Cholesterol is taken up by cells in the form of LDL through its receptor (LDL-R), located on the cell surface. However, this is tightly controlled, and once a cell gets sufficient amounts of LDL, the LDL-R are downregulated to prevent excessive loading. Furthermore, the free LDL can be oxidized in the presence of free radicals induced by trans fats, sugars, cigarette smoke, stress, and toxins. In turn, this oxidized LDL (oxLDL) is highly reactive and can accumulate by atherosclerotic plaques. Consequently, ox LDL is localized by scavenger receptors so that macrophages take it up.
On the other hand, this pathway is not controlled, leading to cholesterol crystal formation. Then once again, get taken up by macrophages both intra and extracellularly on the atherosclerotic lesion. Furthermore, studies in mice models show that cholesterol crystals are taken up by phagocytosis result in lysosomal disruption leading to translocation of lysosomal proteolytic content in the cytosol. Consequently, lysosomal debris activates the NLRP3 inflammasome, leading to the production and release of IL-1b that promotes inflammation. This mechanism showed the same effect in human macrophages.
Also, the NLRP3 inflammasome can be activated by oxLDL via efferocytosis (the process of eating dying cells)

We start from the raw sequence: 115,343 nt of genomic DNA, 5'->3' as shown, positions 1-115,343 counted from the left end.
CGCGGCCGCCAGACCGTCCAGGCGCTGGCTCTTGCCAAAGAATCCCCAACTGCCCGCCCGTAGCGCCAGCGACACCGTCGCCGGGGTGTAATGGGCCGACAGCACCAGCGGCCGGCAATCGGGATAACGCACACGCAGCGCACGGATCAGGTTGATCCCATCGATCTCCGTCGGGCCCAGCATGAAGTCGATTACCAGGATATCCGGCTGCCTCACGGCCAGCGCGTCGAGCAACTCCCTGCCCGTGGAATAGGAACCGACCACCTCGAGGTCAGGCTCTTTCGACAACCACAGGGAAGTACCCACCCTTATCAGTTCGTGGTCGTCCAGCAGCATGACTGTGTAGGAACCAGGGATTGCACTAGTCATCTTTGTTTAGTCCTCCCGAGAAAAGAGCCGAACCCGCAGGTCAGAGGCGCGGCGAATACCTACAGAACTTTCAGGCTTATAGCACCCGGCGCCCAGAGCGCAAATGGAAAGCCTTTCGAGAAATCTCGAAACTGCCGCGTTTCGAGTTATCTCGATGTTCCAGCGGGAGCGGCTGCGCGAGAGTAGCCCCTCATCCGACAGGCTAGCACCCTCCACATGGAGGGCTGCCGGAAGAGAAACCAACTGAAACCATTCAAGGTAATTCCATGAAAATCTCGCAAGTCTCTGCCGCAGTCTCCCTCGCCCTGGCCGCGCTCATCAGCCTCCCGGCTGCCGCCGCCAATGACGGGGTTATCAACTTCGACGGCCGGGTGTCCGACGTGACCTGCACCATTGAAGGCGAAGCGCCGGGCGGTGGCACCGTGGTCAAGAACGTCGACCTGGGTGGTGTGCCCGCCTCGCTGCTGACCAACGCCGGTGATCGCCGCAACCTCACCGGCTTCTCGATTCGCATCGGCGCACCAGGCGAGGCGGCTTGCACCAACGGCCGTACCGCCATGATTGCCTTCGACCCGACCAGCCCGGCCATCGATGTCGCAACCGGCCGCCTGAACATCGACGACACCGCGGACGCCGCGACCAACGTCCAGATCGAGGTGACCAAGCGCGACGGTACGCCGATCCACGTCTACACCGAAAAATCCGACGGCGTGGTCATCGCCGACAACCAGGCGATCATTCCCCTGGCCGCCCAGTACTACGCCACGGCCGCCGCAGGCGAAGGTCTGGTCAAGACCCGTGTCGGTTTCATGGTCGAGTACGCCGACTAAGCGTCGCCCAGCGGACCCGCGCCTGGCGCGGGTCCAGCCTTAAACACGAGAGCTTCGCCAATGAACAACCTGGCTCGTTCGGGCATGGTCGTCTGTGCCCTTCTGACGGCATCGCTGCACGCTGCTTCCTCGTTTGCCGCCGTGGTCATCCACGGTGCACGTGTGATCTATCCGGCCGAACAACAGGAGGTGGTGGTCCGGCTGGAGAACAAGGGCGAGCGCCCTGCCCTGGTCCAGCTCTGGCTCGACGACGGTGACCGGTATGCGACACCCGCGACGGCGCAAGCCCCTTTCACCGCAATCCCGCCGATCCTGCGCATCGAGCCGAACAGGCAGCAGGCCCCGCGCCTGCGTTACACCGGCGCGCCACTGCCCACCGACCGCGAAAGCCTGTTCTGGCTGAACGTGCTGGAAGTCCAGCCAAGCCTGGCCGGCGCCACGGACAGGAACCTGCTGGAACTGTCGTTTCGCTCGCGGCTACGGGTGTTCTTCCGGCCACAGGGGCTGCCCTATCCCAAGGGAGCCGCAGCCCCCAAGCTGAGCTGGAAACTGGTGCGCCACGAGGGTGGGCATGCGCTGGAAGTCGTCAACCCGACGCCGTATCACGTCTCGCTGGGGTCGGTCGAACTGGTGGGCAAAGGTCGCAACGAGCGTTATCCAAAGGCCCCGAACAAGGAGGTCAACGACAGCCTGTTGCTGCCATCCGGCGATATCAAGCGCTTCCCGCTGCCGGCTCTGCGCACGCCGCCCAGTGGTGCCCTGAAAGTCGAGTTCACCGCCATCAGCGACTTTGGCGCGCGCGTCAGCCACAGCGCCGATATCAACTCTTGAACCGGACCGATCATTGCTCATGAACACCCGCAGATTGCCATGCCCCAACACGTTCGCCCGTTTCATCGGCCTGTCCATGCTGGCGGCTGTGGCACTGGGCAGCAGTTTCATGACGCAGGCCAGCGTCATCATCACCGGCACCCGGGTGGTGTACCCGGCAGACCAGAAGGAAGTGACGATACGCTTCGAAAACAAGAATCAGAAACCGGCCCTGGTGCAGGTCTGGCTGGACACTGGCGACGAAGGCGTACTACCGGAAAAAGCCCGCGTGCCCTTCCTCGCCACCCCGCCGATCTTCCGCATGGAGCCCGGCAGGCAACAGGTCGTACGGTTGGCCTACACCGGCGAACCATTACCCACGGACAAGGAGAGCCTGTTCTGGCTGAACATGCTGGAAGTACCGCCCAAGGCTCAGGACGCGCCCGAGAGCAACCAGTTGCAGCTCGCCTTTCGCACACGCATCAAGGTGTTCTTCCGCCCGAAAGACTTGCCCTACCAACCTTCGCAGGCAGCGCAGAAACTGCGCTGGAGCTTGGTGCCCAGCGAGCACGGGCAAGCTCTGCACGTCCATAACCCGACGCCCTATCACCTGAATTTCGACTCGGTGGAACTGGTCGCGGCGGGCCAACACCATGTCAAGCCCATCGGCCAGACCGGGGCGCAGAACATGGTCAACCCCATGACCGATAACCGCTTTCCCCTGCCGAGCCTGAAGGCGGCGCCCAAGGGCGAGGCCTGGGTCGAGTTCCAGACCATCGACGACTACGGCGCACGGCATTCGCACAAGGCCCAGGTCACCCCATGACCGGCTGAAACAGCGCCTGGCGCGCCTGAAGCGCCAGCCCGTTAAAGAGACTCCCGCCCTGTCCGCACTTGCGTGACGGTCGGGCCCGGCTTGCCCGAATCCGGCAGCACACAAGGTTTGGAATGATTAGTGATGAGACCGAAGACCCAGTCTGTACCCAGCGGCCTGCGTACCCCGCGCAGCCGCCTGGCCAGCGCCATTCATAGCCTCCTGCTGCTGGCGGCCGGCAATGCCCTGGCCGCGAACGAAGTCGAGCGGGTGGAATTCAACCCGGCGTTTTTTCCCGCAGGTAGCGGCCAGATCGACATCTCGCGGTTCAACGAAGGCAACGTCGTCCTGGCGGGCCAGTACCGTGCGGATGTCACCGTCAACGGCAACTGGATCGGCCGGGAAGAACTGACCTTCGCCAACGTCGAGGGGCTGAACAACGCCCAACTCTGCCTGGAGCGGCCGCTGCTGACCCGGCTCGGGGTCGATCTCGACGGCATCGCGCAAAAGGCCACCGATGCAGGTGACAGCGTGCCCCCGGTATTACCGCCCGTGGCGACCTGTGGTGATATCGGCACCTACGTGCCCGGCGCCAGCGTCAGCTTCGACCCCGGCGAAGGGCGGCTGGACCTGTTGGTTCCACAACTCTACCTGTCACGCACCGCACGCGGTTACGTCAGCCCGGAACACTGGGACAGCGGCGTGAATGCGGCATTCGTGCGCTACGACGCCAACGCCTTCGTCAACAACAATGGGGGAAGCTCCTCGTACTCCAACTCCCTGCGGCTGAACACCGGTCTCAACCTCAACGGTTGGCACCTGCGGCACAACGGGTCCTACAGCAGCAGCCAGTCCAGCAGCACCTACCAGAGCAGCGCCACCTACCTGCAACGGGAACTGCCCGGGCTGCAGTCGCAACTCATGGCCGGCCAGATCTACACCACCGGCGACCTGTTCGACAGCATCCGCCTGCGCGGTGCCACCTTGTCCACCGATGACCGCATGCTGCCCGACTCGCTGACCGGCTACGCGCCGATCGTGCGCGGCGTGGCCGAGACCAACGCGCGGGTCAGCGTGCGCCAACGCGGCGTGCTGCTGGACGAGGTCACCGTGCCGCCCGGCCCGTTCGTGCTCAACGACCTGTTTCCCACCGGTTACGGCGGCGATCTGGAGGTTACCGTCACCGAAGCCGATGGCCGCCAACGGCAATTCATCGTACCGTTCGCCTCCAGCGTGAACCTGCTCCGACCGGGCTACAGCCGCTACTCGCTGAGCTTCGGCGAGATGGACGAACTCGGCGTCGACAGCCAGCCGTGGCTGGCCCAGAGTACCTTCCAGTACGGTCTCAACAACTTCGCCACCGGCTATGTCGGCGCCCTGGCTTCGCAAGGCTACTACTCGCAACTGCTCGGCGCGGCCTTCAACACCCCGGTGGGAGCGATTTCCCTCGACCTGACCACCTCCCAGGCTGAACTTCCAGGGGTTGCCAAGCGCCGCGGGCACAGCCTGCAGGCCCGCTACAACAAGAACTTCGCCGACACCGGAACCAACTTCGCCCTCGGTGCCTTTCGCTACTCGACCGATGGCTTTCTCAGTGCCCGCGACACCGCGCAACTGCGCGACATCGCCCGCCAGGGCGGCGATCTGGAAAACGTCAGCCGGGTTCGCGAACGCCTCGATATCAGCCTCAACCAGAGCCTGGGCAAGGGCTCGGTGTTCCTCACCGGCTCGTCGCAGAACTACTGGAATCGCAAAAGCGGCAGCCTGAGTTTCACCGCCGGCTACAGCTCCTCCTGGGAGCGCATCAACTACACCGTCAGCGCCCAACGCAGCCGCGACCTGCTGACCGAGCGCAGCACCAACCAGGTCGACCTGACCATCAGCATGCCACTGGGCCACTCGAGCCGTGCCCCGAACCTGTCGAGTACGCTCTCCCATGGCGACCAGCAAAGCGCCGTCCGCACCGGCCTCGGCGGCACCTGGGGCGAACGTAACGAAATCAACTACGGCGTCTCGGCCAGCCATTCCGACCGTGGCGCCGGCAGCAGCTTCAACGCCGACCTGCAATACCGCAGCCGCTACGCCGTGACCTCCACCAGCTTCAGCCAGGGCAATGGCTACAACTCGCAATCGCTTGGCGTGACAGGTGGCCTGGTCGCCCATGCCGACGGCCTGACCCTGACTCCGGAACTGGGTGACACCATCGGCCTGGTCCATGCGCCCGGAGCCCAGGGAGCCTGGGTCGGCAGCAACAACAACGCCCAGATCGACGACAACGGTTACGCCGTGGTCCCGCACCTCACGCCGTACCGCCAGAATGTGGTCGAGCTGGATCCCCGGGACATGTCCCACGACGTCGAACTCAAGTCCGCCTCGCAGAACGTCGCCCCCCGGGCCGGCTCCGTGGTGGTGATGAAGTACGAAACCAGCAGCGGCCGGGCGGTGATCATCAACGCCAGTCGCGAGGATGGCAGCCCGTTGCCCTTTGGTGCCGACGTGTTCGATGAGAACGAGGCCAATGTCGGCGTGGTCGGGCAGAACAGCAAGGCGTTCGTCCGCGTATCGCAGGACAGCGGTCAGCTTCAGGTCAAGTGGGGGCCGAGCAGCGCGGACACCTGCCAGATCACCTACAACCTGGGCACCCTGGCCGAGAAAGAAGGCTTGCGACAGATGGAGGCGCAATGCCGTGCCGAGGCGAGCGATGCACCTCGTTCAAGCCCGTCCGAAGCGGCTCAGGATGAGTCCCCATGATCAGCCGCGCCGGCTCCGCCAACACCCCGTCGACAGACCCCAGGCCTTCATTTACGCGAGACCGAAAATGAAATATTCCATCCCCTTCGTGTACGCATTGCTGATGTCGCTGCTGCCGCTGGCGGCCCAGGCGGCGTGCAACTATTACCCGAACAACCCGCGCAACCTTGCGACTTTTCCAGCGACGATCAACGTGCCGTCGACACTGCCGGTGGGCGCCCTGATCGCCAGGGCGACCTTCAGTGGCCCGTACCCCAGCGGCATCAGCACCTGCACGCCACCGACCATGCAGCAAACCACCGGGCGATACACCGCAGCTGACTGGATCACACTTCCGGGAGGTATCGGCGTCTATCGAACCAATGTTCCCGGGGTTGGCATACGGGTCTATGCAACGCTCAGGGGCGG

Saturated and non-saturated fatty acids:
In addition to cholesterol, saturated fatty acids (SFA) obtained via dietary intake, hepatic or adipose tissue triacyl glyceride metabolism have an essential effect on the immune response.
In mice models, excessive amounts of SFA are linked to cytotoxic effects that contribute to endoplasmic reticulum (ER) stress sensed by macrophages. Also, palmitic acid (an SFA) has proven to activate NLRP3 inflammasome by an indirect mechanism. The NLRP3 activation is preceded by mitochondrial reactive oxygen species. However, these ROS are promoted by the inhibition of adenosine monophosphate-activated protein kinase (AMPK) induced by palmitic acid.
Toll-like receptor-4 (TLR4) were previously thought to be activated by SFA, resulting in an increased inflammatory state. However, new research shows that TLR4 requires priming. Therefore, the combination of dysbiosis, microbial metabolite production, and altered-intestinal permeability induce metabolic endotoxemia, which represents the priming of TLR4. Lastly, the inclusion SFA is the second hit that activates TLR4.